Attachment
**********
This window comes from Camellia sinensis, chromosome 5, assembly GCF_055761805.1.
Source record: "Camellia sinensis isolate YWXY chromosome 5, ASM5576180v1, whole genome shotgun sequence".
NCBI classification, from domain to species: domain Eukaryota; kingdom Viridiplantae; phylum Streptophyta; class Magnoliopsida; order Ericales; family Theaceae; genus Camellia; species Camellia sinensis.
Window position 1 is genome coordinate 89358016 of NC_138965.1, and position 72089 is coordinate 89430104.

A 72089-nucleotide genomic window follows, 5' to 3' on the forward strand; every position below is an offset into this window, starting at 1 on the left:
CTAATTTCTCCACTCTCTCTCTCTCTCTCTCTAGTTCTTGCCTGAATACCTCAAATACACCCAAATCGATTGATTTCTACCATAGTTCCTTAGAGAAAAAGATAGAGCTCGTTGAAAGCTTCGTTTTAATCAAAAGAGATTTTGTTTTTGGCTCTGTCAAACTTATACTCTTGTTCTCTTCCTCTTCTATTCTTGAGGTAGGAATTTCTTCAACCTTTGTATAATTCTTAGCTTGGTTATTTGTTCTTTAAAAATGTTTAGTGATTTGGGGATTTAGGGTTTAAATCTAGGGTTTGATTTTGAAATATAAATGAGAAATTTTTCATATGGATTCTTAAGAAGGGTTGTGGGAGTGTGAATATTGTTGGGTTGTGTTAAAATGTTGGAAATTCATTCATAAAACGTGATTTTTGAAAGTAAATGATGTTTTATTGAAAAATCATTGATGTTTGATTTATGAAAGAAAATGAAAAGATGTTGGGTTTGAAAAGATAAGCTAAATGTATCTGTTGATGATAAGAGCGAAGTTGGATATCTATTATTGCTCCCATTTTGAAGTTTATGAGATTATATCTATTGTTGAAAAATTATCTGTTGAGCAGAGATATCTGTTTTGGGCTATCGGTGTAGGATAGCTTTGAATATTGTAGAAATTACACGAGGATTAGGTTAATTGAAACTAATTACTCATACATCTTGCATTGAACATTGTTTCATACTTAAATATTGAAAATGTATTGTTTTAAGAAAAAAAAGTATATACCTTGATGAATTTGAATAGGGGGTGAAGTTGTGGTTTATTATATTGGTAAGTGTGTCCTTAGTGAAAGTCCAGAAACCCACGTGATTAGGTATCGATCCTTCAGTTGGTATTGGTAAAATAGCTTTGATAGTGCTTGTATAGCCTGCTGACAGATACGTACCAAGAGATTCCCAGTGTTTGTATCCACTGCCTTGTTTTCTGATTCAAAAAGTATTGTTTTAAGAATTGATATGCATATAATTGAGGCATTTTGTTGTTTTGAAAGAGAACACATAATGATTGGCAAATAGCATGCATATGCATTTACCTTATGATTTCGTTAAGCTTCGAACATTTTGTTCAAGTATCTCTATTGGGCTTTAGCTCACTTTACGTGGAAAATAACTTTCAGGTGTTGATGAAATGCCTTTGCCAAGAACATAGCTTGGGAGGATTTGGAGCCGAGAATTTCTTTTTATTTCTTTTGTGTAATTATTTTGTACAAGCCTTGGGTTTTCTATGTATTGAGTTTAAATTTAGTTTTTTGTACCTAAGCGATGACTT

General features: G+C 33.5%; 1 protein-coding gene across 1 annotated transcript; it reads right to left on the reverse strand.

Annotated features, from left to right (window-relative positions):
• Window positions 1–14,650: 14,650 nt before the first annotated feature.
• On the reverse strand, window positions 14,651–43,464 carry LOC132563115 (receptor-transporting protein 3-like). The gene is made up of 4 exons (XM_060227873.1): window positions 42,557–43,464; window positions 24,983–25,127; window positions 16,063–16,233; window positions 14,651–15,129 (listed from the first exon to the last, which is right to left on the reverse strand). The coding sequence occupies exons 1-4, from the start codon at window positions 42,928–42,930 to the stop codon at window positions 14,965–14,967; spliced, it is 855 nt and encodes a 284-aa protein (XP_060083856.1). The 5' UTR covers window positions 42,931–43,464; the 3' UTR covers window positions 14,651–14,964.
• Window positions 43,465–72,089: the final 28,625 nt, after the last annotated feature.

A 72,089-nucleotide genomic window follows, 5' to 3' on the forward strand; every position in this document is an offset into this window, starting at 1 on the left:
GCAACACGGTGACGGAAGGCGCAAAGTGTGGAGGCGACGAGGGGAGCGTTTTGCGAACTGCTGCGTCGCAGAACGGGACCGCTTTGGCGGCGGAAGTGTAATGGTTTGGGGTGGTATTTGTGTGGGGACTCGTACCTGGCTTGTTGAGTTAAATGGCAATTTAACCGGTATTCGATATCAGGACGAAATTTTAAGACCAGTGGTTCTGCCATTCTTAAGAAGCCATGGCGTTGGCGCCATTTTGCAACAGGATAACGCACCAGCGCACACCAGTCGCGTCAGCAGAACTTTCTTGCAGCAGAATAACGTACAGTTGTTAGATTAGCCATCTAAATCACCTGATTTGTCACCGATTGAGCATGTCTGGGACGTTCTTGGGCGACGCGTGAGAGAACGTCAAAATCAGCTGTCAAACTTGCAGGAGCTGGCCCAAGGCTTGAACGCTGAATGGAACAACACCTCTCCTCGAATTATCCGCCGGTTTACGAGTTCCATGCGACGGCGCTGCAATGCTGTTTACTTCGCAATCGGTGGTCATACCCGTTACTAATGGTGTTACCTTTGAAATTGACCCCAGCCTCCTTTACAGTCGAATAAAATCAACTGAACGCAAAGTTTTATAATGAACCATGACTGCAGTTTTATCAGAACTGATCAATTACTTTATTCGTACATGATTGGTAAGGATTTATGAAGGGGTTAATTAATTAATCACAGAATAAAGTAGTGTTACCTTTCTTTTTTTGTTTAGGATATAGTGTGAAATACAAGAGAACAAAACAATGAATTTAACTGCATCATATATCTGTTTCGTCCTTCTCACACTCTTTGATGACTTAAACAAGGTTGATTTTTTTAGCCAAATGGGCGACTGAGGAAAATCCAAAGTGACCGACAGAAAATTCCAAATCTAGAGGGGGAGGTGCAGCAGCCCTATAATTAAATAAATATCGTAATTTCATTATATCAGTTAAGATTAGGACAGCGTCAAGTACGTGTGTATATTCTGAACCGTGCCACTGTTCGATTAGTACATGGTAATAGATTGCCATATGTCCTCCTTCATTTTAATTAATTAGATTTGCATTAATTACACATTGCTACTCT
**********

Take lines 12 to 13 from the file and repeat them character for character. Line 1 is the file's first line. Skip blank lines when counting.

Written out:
A 72,089-nucleotide genomic window follows, 5' to 3' on the forward strand; every position in this document is an offset into this window, starting at 1 on the left:
GCAACACGGTGACGGAAGGCGCAAAGTGTGGAGGCGACGAGGGGAGCGTTTTGCGAACTGCTGCGTCGCAGAACGGGACCGCTTTGGCGGCGGAAGTGTAATGGTTTGGGGTGGTATTTGTGTGGGGACTCGTACCTGGCTTGTTGAGTTAAATGGCAATTTAACCGGTATTCGATATCAGGACGAAATTTTAAGACCAGTGGTTCTGCCATTCTTAAGAAGCCATGGCGTTGGCGCCATTTTGCAACAGGATAACGCACCAGCGCACACCAGTCGCGTCAGCAGAACTTTCTTGCAGCAGAATAACGTACAGTTGTTAGATTAGCCATCTAAATCACCTGATTTGTCACCGATTGAGCATGTCTGGGACGTTCTTGGGCGACGCGTGAGAGAACGTCAAAATCAGCTGTCAAACTTGCAGGAGCTGGCCCAAGGCTTGAACGCTGAATGGAACAACACCTCTCCTCGAATTATCCGCCGGTTTACGAGTTCCATGCGACGGCGCTGCAATGCTGTTTACTTCGCAATCGGTGGTCATACCCGTTACTAATGGTGTTACCTTTGAAATTGACCCCAGCCTCCTTTACAGTCGAATAAAATCAACTGAACGCAAAGTTTTATAATGAACCATGACTGCAGTTTTATCAGAACTGATCAATTACTTTATTCGTACATGATTGGTAAGGATTTATGAAGGGGTTAATTAATTAATCACAGAATAAAGTAGTGTTACCTTTCTTTTTTTGTTTAGGATATAGTGTGAAATACAAGAGAACAAAACAATGAATTTAACTGCATCATATATCTGTTTCGTCCTTCTCACACTCTTTGATGACTTAAACAAGGTTGATTTTTTTAGCCAAATGGGCGACTGAGGAAAATCCAAAGTGACCGACAGAAAATTCCAAATCTAGAGGGGGAGGTGCAGCAGCCCTATAATTAAATAAATATCGTAATTTCATTATATCAGTTAAGATTAGGACAGCGTCAAGTACGTGTGTATATTCTGAACCGTGCCACTGTTCGATTAGTACATGGTAATAGATTGCCATATGTCCTCCTTCATTTTAATTAATTAGATTTGCATTAATTACACATTGCTACTCT